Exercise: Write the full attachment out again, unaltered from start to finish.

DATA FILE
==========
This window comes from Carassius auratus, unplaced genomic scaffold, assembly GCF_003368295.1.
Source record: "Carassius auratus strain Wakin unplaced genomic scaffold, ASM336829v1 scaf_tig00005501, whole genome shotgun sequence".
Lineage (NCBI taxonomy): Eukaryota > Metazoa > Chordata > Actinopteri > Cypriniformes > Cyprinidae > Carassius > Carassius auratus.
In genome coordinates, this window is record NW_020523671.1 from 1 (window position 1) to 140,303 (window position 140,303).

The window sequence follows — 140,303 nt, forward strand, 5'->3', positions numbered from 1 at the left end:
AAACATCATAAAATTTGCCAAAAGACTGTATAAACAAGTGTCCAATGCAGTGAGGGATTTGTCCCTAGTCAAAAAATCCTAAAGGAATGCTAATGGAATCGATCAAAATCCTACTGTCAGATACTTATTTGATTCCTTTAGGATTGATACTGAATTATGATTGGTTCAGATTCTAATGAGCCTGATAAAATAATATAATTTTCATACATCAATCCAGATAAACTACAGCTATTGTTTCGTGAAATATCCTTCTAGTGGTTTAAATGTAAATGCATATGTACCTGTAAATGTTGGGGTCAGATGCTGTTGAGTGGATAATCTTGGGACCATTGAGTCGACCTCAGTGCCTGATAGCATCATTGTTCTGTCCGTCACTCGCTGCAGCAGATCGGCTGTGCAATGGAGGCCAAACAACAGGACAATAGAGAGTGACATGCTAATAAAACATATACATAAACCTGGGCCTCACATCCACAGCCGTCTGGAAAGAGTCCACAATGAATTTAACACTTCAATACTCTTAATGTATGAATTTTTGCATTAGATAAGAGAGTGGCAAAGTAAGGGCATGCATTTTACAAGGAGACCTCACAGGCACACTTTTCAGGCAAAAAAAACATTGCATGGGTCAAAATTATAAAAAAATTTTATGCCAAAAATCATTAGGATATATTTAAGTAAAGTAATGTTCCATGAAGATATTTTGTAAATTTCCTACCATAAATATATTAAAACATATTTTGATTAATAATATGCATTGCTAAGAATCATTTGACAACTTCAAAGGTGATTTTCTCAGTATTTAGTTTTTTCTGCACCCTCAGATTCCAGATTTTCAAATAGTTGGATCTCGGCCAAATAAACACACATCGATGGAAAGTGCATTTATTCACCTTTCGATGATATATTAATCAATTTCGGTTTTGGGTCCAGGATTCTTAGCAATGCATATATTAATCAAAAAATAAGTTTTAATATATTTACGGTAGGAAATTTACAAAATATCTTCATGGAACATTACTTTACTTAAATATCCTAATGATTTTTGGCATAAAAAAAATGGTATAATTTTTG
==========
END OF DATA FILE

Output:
This window comes from Carassius auratus, unplaced genomic scaffold, assembly GCF_003368295.1.
Source record: "Carassius auratus strain Wakin unplaced genomic scaffold, ASM336829v1 scaf_tig00005501, whole genome shotgun sequence".
Lineage (NCBI taxonomy): Eukaryota > Metazoa > Chordata > Actinopteri > Cypriniformes > Cyprinidae > Carassius > Carassius auratus.
In genome coordinates, this window is record NW_020523671.1 from 1 (window position 1) to 140,303 (window position 140,303).

The window sequence follows — 140,303 nt, forward strand, 5'->3', positions numbered from 1 at the left end:
AAACATCATAAAATTTGCCAAAAGACTGTATAAACAAGTGTCCAATGCAGTGAGGGATTTGTCCCTAGTCAAAAAATCCTAAAGGAATGCTAATGGAATCGATCAAAATCCTACTGTCAGATACTTATTTGATTCCTTTAGGATTGATACTGAATTATGATTGGTTCAGATTCTAATGAGCCTGATAAAATAATATAATTTTCATACATCAATCCAGATAAACTACAGCTATTGTTTCGTGAAATATCCTTCTAGTGGTTTAAATGTAAATGCATATGTACCTGTAAATGTTGGGGTCAGATGCTGTTGAGTGGATAATCTTGGGACCATTGAGTCGACCTCAGTGCCTGATAGCATCATTGTTCTGTCCGTCACTCGCTGCAGCAGATCGGCTGTGCAATGGAGGCCAAACAACAGGACAATAGAGAGTGACATGCTAATAAAACATATACATAAACCTGGGCCTCACATCCACAGCCGTCTGGAAAGAGTCCACAATGAATTTAACACTTCAATACTCTTAATGTATGAATTTTTGCATTAGATAAGAGAGTGGCAAAGTAAGGGCATGCATTTTACAAGGAGACCTCACAGGCACACTTTTCAGGCAAAAAAAACATTGCATGGGTCAAAATTATAAAAAAATTTTATGCCAAAAATCATTAGGATATATTTAAGTAAAGTAATGTTCCATGAAGATATTTTGTAAATTTCCTACCATAAATATATTAAAACATATTTTGATTAATAATATGCATTGCTAAGAATCATTTGACAACTTCAAAGGTGATTTTCTCAGTATTTAGTTTTTTCTGCACCCTCAGATTCCAGATTTTCAAATAGTTGGATCTCGGCCAAATAAACACACATCGATGGAAAGTGCATTTATTCACCTTTCGATGATATATTAATCAATTTCGGTTTTGGGTCCAGGATTCTTAGCAATGCATATATTAATCAAAAAATAAGTTTTAATATATTTACGGTAGGAAATTTACAAAATATCTTCATGGAACATTACTTTACTTAAATATCCTAATGATTTTTGGCATAAAAAAAATGGTATAATTTTTG